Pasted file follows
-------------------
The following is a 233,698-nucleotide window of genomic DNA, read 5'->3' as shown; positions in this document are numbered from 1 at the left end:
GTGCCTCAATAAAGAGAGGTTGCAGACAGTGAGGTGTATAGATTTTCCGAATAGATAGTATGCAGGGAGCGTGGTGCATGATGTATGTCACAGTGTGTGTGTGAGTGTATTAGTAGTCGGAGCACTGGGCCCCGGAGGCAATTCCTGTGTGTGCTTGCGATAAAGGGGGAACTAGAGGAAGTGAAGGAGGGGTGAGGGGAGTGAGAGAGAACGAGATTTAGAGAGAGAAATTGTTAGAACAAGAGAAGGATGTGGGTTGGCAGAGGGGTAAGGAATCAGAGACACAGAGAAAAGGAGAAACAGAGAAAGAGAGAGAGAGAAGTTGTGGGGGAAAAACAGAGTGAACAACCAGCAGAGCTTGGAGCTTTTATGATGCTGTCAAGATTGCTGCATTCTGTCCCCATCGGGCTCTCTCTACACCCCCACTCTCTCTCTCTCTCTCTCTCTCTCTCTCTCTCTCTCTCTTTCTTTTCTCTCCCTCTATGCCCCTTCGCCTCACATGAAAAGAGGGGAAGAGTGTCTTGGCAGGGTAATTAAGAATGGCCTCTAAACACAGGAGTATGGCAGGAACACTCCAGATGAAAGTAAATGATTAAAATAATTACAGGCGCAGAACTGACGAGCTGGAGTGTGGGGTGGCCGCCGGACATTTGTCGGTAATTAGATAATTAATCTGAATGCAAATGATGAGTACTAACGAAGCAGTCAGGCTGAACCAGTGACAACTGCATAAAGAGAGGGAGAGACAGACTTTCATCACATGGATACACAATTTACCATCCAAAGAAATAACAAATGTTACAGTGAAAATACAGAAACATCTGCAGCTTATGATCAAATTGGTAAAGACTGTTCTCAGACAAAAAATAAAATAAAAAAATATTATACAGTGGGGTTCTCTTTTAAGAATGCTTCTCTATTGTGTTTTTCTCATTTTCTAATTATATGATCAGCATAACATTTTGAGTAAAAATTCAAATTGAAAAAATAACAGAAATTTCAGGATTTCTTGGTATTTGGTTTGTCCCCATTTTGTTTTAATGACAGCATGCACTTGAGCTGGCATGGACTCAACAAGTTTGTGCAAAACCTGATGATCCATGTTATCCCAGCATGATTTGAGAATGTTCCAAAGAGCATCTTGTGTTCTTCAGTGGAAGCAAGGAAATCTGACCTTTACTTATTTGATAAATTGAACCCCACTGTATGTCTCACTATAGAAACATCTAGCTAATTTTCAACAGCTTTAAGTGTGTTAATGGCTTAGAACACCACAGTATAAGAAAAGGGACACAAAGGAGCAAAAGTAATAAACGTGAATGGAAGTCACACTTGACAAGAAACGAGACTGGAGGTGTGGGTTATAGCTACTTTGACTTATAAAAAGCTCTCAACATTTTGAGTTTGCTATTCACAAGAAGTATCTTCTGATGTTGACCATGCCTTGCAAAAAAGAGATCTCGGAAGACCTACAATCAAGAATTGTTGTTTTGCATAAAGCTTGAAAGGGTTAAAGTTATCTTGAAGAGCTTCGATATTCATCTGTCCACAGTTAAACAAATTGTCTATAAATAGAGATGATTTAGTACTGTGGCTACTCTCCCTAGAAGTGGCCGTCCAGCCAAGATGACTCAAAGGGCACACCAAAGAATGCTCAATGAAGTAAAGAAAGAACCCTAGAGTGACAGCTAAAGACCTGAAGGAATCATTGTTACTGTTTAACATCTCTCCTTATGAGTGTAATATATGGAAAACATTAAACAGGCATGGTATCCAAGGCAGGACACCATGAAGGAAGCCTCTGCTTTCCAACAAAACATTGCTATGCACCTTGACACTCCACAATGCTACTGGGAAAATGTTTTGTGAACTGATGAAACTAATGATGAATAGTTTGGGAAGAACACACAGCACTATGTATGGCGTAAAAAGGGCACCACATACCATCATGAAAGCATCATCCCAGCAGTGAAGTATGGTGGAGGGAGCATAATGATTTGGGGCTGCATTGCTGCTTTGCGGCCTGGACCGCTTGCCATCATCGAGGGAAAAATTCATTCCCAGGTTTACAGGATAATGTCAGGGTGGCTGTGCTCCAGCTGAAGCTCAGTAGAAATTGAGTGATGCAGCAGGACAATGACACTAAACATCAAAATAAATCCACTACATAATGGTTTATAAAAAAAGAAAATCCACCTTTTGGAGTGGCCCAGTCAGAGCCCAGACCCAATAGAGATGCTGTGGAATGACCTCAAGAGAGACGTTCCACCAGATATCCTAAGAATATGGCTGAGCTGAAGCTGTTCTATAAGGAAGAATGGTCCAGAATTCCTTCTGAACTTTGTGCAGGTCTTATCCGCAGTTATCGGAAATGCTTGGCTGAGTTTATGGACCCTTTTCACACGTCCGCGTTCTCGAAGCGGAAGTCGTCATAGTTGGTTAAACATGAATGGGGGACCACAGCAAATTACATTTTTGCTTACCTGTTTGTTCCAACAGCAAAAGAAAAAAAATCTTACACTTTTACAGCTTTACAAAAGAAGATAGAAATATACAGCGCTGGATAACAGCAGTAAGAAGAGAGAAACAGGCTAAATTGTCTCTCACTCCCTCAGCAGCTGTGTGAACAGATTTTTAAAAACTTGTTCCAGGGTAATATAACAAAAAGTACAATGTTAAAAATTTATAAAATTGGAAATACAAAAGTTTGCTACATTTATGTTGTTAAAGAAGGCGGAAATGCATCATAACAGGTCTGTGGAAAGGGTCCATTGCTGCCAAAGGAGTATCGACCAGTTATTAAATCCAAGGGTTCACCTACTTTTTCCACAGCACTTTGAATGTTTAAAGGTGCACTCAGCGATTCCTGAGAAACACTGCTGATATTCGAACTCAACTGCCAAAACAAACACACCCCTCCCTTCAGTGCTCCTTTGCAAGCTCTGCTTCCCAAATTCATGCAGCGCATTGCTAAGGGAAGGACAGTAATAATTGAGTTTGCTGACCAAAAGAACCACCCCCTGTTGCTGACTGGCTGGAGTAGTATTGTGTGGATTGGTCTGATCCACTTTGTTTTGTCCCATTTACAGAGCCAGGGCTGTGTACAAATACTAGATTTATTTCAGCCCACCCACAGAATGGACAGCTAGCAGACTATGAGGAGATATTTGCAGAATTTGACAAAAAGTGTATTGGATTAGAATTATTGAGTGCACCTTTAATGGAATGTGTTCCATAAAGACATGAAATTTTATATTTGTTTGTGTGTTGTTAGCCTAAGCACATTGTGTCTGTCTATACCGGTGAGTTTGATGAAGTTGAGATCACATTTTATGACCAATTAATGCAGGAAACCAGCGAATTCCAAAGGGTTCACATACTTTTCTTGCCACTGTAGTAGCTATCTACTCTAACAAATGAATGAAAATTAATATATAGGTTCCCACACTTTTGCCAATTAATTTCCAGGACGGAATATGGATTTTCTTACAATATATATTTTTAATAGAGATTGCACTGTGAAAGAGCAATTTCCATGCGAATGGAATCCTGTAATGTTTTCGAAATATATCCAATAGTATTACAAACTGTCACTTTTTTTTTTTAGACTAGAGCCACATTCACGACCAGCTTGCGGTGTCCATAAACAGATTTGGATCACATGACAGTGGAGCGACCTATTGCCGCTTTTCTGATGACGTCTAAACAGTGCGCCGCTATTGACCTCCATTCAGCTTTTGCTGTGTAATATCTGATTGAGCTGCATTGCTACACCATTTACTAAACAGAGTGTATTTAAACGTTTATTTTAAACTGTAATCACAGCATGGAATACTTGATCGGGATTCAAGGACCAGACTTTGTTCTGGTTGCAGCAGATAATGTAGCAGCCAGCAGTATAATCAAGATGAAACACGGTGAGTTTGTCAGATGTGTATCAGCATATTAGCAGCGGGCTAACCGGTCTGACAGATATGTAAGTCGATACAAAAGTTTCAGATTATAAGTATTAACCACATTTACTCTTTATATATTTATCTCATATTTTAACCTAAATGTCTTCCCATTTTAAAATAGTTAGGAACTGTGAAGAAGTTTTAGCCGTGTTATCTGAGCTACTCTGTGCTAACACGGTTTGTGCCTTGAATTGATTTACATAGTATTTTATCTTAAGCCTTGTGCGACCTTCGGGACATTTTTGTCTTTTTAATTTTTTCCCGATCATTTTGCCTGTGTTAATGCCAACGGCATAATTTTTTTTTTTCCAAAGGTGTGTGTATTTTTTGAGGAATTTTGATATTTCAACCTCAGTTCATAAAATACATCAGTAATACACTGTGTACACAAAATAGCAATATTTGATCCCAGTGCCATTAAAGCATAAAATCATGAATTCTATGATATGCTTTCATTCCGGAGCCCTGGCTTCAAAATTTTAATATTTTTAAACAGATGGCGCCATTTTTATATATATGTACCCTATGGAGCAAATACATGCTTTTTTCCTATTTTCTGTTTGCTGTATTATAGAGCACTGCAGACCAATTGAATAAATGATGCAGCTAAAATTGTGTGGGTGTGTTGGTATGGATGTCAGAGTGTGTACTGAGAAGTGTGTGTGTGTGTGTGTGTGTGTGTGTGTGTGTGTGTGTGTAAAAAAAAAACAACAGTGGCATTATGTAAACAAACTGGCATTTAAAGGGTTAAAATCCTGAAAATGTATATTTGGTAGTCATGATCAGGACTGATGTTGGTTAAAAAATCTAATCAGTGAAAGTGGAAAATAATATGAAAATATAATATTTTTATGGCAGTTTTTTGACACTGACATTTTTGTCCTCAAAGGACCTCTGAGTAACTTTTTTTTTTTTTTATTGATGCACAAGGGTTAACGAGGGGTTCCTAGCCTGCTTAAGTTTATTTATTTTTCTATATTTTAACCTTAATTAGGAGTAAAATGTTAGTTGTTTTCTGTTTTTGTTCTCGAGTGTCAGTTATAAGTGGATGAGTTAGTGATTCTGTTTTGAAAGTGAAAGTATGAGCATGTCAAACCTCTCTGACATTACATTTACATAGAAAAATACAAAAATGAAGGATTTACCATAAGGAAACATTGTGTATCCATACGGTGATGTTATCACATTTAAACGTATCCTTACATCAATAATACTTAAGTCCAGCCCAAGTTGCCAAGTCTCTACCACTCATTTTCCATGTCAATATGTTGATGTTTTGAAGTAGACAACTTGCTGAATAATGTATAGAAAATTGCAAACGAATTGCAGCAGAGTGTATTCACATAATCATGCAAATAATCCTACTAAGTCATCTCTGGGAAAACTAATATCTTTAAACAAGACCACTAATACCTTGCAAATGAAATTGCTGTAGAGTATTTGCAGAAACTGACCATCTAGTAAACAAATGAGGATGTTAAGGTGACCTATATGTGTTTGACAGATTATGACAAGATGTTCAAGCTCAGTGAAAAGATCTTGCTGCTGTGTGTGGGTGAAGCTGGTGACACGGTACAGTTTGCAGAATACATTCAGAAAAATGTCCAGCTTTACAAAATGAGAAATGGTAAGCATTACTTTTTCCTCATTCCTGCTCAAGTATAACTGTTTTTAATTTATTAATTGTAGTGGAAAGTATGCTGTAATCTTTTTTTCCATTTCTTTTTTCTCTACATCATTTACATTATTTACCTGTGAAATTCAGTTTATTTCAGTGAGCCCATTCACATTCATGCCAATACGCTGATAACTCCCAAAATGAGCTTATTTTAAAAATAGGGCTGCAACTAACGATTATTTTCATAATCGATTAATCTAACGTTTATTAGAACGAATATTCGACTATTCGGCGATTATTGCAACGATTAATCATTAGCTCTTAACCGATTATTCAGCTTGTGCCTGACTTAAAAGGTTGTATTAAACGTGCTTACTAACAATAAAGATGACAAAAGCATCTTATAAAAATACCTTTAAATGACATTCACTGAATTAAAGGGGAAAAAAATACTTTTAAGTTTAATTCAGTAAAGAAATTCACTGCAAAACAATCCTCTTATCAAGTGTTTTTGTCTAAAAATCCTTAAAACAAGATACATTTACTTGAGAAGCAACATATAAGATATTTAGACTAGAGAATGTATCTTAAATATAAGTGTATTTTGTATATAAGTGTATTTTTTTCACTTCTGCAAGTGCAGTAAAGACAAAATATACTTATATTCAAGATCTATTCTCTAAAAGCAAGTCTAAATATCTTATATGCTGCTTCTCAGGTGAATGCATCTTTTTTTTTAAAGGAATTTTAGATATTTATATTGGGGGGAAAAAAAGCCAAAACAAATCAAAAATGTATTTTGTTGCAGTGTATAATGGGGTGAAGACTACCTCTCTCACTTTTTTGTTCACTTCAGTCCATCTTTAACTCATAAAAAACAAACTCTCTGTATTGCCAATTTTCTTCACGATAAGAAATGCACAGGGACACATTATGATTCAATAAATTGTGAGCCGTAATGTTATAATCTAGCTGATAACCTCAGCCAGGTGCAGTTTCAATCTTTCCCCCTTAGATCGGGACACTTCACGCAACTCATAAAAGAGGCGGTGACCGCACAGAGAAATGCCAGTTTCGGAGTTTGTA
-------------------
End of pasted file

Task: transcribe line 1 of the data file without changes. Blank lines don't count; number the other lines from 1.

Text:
The following is a 233,698-nucleotide window of genomic DNA, read 5'->3' as shown; positions in this document are numbered from 1 at the left end: